Sacher-Torte is a classic Austrian chocolate cake made famous at the Hotel Sacher in Vienna. It's a chocolate cake layered with apricot preserves in the centre and a blanket of delicious dark chocolate all over the cake. It's rich and balanced with the fruit and this home made version is moist and delicious. If you love Sacher Torte I urge you to try this version. Some say that it is better than the original (and this is a pushy recipe Dear Reader!).
In 1832, a talented sixteen-year-old chef named Franz Sacher, employed by Austrian State Chancellor Prince Klemens Wenzel von Metternich crafted the original version of the iconic dessert known as Sacher-Torte. It became famous at the Hotel Sacher where the smallest whole cake sells for 48,50 €. It is also sold at Sacher shops including one at Vienna airport. They are so popular that they ship over a quarter a million of these cakes around the world every year. I tried to stay as close to the original Sacher-Torte recipe as possible which they have shared an approximation of online. In 1934 Sacher Hotel sued Demel pastry shop for trademark infringement for selling a Eduard Sacher-Torte and since then Hotel Sacher are the only ones that can exclusively claim to sell the original or "das original".
Sacher Torte is made with eggs that are separated so the whites are whipped and then combined with a batter featuring melted chocolate. Sometimes almonds are used in place of part of the flour. Apricot preserves or jam are used to sandwich the baked chocolate cake and then there's a layer of chocolate glaze. Sacher Torte is always served with a spiral of unsweetened whipped cream so that you can add it to your forkful to help moisten it.
I have to be honest, the first time I tried Sacher Torte I was a touch underwhelmed as it was a bit dry (not surprising as I'm told that they consider the cake to have a shelf life of 2 weeks). But our Austrian tour guide anticipated this and also ordered us a Sacher Punsch cake, a tiny round cake also covered in chocolate. The difference was the rum punsch soaked into the cake to moisten it. There was a chocolate "seal" on top and this cake was more moist and luscious. It's this Sacher Punsch that inspired my version of Sacher Torte. My version also eschews the syrup chocolate glaze in favour of a delicious chocolate and butter glaze that is much simpler. The original Sacher Torte reportedly uses three types of chocolate from Germany and Belgium in their chocolate and sugar syrup icing.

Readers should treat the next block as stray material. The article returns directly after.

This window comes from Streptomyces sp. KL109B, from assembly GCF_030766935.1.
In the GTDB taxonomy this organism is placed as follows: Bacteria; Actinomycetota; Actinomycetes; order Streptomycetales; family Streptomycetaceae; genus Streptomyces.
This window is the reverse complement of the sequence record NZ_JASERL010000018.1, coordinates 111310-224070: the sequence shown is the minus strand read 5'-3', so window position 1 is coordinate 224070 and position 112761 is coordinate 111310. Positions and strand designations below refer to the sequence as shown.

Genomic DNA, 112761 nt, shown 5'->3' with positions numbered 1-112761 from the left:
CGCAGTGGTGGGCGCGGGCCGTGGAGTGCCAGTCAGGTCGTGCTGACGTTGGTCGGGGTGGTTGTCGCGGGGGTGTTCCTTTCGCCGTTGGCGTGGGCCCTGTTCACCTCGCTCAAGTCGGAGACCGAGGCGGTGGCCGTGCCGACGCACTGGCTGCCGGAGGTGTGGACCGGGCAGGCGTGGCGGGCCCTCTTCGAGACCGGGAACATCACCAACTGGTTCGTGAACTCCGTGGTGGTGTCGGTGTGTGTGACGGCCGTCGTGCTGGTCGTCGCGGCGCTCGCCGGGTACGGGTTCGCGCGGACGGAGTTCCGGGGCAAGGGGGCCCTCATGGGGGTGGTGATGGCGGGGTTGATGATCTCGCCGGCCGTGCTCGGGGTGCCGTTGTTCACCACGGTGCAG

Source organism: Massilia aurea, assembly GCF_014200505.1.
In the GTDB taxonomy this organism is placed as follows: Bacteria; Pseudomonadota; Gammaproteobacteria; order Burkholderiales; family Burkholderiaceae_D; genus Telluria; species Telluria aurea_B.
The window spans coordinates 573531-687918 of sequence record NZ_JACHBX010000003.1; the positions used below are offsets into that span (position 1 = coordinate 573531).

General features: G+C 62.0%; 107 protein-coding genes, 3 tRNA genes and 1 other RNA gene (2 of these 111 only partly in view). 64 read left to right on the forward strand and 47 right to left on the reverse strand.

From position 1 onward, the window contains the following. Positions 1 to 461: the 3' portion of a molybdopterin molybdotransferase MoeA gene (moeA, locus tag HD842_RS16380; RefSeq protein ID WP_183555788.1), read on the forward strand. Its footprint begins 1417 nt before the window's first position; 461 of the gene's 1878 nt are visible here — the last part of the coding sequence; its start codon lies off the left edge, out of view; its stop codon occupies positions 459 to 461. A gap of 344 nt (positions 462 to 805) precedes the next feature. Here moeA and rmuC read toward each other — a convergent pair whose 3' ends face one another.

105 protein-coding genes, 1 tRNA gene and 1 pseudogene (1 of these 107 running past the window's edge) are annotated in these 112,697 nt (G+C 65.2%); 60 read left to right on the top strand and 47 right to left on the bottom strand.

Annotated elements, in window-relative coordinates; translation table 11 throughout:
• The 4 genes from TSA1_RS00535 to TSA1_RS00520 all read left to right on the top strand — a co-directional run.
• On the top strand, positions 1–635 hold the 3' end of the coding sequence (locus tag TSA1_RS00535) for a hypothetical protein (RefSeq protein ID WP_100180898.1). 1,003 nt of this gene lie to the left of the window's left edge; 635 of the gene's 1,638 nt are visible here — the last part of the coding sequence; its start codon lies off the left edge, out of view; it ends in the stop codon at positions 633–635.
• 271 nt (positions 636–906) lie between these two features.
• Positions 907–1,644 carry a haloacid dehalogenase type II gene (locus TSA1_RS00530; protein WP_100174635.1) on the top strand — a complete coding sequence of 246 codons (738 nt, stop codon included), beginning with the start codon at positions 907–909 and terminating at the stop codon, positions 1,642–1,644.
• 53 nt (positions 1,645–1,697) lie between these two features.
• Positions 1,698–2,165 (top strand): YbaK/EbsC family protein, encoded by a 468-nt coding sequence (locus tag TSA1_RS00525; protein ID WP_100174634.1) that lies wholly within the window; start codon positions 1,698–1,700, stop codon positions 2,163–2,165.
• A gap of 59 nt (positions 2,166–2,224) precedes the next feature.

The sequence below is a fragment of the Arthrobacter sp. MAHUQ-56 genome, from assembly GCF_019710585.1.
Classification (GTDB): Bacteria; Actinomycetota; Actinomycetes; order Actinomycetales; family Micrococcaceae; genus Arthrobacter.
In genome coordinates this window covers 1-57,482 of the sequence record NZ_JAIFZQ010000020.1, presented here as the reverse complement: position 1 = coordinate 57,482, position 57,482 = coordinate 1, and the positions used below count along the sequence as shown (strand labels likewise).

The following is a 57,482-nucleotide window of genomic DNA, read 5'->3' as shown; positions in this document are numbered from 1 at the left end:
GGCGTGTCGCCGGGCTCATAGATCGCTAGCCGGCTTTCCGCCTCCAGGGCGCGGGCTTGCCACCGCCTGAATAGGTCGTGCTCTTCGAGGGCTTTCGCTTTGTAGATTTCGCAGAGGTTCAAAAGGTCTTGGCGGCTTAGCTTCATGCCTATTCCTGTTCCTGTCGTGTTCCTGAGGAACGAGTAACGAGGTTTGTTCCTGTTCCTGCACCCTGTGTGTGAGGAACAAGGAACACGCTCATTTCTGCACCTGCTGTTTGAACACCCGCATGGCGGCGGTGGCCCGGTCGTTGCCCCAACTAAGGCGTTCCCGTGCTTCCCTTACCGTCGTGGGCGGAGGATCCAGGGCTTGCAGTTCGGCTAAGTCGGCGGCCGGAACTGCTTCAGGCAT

Tips for Making Sacher-Torte
1 - Use a good quality couverture chocolate, especially on the outside of the cake. I used Callebaut 811 dark chocolate.
2 - Always separate eggs carefully so that there is no yolk in the whites or the whites won't whip up as needed.
3 - Make sure to not whip the whites and sugar until stiff, you want soft peaks. Stiff peaks are more likely to collapse once baked.
4 - Try to use a good quality apricot jam. Some jams use a lot of pectin so that they are thick and need to be warmed. I used an apricot jam by Aril Estate.
5 - For the rum punsch I like to use apricot nectar to keep in the same flavour family but don't feel like you need to make a special purchase. Orange juice also works or water. You can also omit the rum if you want, just replace the quantity with juice.
6 - Please make sure to use the tin size specified. This cake will not dome (rise in the centre) at this batter and tin size and temperature.
7 - Bake the cake at 140C/284F fan forced so that it doesn't dome or dry out.
8 - Make sure that the butter is soft for the chocolate glaze as it will combine better with the chocolate and ensure that there are no solid pieces of butter in the chocolate glaze before pouring it. I should have stirred mine better to be honest!
9- This cake actually improves with age (although I don't recommend leaving it for 2 weeks like they suggest). While it was nice the day that I baked it, it was even better after a couple of days as the syrups and jam absorbed into the cake to make it really moist.
10 - Can I freeze this cake? YES! Wrap it well and freeze it for up to a month and then defrost it at room temperature in the morning to eat in the evening. It's a great cake to take to a celebration as it doesn't require refrigeration.
These past 2 weeks two of my closest friends were having their birthdays. I was inspired to make this cake for one of them. Valentina has a holiday house near a fruit estate and she knows how much I love their apricot jam so she gave me a couple of jars and then I thought that I might use it in her Sacher Torte birthday cake. On the weekend I brought it to the Cyprus Community Club where she was celebrating her birthday . The band made an announcement looking for Valentina. Heads swung around and Valentina put her hand up. Then the band then sang an entire devoted to her called "Valentina" and then we had cake and sang Happy Birthday to her. She opened her presents excitedly and ended off the night Greek dancing.
A week later Monica was having her birthday. It was at an Ethiopian restaurant and I asked her if she would like a cake. "Noooo," she said. "You're afraid we will sing Happy Birthday aren't you?" I said. She laughed and said that was exactly why she didn't want a cake. "I'd rather die," she proclaimed sincerely but dramatically. Her birthday was also full of delicious food but there was no dancing, present opening or cake, just the way she wanted it!
So tell me Dear Reader, do you like having Happy Birthday sung to you? Have you ever tried Sacher-Torte and if so, what did you think of it?